355. Invasive pulmonary aspergillosis (IPA) complicating respiratory viral infections in patients with hematological malignancies
Session: Poster Abstract Session: Fungal Disease: Management and Outcomes
Thursday, October 4, 2018
Room: S Poster Hall
Background: Data regarding respiratory viral infections (RVIs) in patients (pts) with leukemia and/or stem cell transplantation (LSCT) and their predisposition to invasive pulmonary aspergillosis (IPA) are limited. To that end, we conducted a case control study of post- RVI-IPA in LSCT pts.

Methods: We analyzed all consecutive adult pts (2006-2016) with culture-documented IPA (EORTC/MSG criteria). Cases were pts with confirmed (either by nasal wash and/or BAL PCR and/or respiratory viral culture) RVIs [respiratory syncytial virus (RSV), Influenza A/B (INFA/B), or parainfluenza virus (PIV)] followed by IPA up to 5 weeks after. Controls were pts with IPA without evidence of RVIs.

Results: We identified 54 cases (proven 1, probable 53), and 142 pts with IPA (proven 12, probable 130) as controls. The distribution of viruses were 34 PIV (52%), 18 INFA/B (27%), and 14 RSV (21%). The median days of post-RVIs-IPA infection was 8(-6-57) days. Among cases, the most common hematological malignancies were AML (34%), and CLL (26%). Most cases had prior allogeneic SCT (57%). Non-fumigatus Aspergillus species were the cause of IPA in 58% of cases. In univariate analysis, pts with post-RVs-IPA infection were more likely to be in complete or partial remission (43.9% vs 22.3% p=0.007), to have prior allogeneic SCT (57% vs 31%, p=0.0009) and an absolute lymphocyte count between 500-1000/mm3 at RVI diagnosis (41% vs 27%, p=0.04). In addition, co-infections within 2 weeks after viral infection (58% vs 18%, p=0.0001), especially of the lower respiratory tract (37% vs 18%, p=0.004) were more common in pts with post-RVIs-IPA. RVIs-IPA pts were less likely to have an absolute neutrophil count <100mm3 at IPA diagnosis (17% vs 37%, p=0.005). Need for ICU post-RVIs-IPA disease (31% vs 26% p=0.5), and 42d crude mortality (22% vs 27%, p=0.45) were no different between cases and controls.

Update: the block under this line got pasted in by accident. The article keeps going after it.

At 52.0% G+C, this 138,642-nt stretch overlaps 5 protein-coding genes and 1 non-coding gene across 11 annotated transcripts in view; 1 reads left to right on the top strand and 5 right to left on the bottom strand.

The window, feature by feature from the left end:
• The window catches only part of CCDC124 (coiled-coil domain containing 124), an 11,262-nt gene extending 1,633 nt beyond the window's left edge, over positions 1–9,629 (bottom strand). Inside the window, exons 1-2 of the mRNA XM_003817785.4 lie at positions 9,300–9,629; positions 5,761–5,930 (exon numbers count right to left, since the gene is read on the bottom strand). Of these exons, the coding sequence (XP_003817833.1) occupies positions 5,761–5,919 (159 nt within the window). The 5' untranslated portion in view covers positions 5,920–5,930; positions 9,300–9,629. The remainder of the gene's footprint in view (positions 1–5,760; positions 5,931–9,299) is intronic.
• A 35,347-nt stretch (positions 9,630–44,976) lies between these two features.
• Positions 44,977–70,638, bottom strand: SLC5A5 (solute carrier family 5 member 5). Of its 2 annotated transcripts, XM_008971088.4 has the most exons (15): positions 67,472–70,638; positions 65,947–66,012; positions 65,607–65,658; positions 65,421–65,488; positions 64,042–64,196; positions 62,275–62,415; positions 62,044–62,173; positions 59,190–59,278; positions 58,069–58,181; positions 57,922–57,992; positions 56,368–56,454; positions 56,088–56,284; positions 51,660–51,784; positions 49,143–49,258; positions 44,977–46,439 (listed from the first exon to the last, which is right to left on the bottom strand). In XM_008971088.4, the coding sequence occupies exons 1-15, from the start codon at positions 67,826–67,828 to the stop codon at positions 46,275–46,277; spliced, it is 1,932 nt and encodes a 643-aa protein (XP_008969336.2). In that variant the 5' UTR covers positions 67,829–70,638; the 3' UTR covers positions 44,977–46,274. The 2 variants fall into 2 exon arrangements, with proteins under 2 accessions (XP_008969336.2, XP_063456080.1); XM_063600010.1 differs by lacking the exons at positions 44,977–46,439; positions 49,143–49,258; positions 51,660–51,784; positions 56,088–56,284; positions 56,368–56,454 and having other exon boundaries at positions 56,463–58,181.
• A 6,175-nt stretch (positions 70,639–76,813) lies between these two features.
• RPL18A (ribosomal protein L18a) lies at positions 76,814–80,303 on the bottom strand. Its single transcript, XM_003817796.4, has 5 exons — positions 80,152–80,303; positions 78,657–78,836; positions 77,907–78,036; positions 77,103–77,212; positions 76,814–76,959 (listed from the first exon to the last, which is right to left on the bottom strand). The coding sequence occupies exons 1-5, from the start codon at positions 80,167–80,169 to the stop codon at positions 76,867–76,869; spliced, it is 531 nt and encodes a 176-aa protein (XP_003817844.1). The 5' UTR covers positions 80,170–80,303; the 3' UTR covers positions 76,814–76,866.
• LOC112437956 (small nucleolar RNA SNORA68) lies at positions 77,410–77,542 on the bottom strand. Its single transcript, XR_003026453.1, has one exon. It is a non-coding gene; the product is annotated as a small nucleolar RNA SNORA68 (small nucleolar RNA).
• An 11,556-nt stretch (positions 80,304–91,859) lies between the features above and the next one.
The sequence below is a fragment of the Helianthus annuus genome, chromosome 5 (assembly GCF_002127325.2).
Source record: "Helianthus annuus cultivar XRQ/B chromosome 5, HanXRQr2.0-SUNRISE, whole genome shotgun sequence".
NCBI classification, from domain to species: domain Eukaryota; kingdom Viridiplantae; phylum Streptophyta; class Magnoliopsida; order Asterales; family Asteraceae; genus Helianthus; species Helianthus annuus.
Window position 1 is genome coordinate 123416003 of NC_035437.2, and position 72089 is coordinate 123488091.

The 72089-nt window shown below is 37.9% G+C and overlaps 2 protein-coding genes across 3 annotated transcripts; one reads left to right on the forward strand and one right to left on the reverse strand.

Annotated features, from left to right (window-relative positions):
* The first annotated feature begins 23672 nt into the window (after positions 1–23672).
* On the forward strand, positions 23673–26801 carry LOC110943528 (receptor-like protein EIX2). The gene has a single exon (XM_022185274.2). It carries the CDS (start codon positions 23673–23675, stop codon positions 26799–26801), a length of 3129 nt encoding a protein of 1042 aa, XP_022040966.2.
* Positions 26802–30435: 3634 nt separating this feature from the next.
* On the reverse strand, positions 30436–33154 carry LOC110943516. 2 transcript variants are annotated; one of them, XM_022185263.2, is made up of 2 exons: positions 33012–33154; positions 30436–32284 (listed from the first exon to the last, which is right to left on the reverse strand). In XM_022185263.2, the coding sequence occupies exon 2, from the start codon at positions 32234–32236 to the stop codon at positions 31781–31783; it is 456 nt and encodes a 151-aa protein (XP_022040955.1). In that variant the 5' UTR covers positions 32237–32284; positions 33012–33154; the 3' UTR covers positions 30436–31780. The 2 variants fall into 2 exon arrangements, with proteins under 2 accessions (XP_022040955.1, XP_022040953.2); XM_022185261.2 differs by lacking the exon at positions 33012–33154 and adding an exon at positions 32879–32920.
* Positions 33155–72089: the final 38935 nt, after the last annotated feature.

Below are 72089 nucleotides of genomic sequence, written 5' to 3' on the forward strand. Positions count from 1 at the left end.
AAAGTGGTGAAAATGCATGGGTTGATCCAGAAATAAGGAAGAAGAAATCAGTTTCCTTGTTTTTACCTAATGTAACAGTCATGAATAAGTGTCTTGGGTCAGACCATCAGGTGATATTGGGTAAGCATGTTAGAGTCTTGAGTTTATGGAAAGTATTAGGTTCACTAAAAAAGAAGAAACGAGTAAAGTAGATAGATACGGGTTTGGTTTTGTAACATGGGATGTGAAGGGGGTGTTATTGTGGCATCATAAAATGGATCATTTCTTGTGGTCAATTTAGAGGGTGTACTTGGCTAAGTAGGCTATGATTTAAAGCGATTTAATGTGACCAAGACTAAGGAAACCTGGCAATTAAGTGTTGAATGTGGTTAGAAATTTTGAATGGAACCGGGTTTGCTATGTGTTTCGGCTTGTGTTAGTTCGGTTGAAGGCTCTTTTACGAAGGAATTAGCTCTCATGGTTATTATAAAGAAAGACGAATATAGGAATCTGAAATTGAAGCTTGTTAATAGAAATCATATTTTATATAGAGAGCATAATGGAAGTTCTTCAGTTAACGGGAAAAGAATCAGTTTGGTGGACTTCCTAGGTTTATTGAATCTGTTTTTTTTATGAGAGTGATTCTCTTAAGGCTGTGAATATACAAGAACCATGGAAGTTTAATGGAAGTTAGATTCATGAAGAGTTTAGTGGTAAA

Conclusion: Post-RVIs-IPA occurs more frequently in patients with prior transplantation and is less associated with leukemia relapse and neutropenia. Although co-infections are common, this entity does not appear to be associated with worse outcome compared to IPA without preceding RVI.

Eleni Magira, MD PhD, First Department of Critical Care Medicine, Medical School of National and Kapodistrian University of Athens, Athens, Greece; Department of Infectious Disease, Infection Control & Employee Health, The University of Texas MD Anderson Cancer Center, Houston, TX, Roy F. Chemaly, MD, MPH, FIDSA, FACP, Department of Infectious Diseases, Infection Control & Employee Health, The University of Texas MD Anderson Cancer Center, Houston, TX, Ying Jiang, MS, Department of Infectious Diseases, Infection Control and Employee Health, The University of Texas M.D. Anderson Cancer Center, Houston, TX and Dimitrios P. Kontoyiannis, MD, ScD, PhD (Hon), FACP, FIDSA, FECMM, FAAM, Department of Infectious Diseases Infection Control and Employee Health, The University of Texas MD Anderson Cancer Center, Houston, TX

Disclosures:

E. Magira, None

R. F. Chemaly, None

Y. Jiang, None

D. P. Kontoyiannis, Merck: Consultant , Research support and Speaker honorarium . Pfizer: Consultant , Research support . Astellas: Consultant , Research support and Speaker honorarium . Gilead: Speaker's Bureau , Speaker honorarium . F2G Inc: Speaker's Bureau , Speaker honorarium . Cidara Inc: Speaker's Bureau , Speaker honorarium . Jazz Pharmaceuticals: Speaker's Bureau , Speaker honorarium .

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